When you’re talking about weight loss the “F word” is fat and we hate it with a passion despite the fact that fats are essential for life. But there is new talk (well, maybe not that new) making the rounds in the scientific world that some fats may actually help us burn more calories. Yep. You read that right. Having the right kind of fat can help us burn more calories and stay trimmer.
Thermogenic Brown Adipose Tissue
What kind of fat is that? It’s called “brown fat”. What’s so special about it? Well, the regular fat that we don’t like (also known as white fat), is only an energy store and it makes us look unsightly if we have too much of it. Brown fat, on the other hand, has the ability to generate heat (and burn calories).
It used to be thought that only babies had brown fat, but now we know that adults can have some too. The more of it you have, the lower your BMI is likely to be.
So how do we increase our brown fat?
Turn your thermostat down a few degrees, or possibly take a brisk walk in the winter. Evidence shows that as the temperature drops, the amount of calorie-burning brown fat goes up. But experts say there may not be a recommended temperature, and the impact of how long you stay in the cold isn’t clear.
Sadly, it doesn’t bode well for those of us who live in tropical countries because it would appear that warmer temperatures suppress brown fat growth. That said, even if you do live in a cold climate, brown fat is not a magic bullet. While it can help to increase our metabolic rate, it won’t make a big difference without the combined effort of diet and exercise because it may only help us burn an extra 300 to 400 calories a day.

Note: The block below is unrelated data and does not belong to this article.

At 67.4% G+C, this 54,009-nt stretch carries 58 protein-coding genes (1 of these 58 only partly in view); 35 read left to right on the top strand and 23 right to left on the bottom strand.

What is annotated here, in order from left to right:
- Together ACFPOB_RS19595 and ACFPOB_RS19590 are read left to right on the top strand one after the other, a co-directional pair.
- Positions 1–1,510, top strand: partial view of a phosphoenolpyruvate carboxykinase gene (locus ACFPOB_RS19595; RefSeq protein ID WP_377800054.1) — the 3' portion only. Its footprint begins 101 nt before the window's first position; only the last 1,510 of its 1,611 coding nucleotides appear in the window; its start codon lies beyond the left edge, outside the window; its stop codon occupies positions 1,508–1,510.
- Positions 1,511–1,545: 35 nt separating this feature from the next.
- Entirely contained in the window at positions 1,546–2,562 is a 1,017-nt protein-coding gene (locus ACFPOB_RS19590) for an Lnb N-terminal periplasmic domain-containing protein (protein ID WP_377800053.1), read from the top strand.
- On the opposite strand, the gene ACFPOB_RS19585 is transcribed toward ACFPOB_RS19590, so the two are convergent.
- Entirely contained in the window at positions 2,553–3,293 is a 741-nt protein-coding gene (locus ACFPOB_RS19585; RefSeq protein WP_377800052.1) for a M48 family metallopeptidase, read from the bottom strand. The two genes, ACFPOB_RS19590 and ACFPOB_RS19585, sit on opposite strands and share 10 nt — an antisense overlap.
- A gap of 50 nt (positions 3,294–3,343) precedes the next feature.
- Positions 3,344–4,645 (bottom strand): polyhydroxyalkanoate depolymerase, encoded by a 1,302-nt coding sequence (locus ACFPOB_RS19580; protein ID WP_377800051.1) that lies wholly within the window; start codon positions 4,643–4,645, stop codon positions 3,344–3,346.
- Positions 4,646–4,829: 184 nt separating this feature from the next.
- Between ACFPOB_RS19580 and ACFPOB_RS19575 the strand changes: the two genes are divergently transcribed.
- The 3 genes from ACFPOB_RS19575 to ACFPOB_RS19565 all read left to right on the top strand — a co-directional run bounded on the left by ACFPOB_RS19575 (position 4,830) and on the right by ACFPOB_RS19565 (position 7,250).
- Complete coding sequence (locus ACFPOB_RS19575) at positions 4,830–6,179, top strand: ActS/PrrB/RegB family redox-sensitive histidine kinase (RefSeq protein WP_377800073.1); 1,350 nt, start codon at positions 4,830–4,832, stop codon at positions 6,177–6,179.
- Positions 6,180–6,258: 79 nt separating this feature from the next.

According to Prevention, these are some other ways to increase brown fat:
- Don’t starve yourself or overeat because too few calories prevents white fat from turning brown, while overeating increases white fat and interferes with the action of brown fat
- Eat apples (with their skin) – ursolic acid found in apple peel boosts brown fat
- Exercise triggers the release of irisin which prompts white fat to convert to brown fat
- Turn down the thermostat in winter
- Increase the body’s melatonin production by avoiding nighttime exposure to light from TVs, computers and other screens, getting sunlight exposure during the day, and loading up on melatonin-rich foods, including almonds, tomatoes, tart cherries, cardamom, and coriander
The bottom line
While the idea of brown fat sounds lovely and the advice for increasing brown fat are probably good practices to maintain anyway, we still need to stick to a sensible diet and exercise regimen if our goal is to lose weight.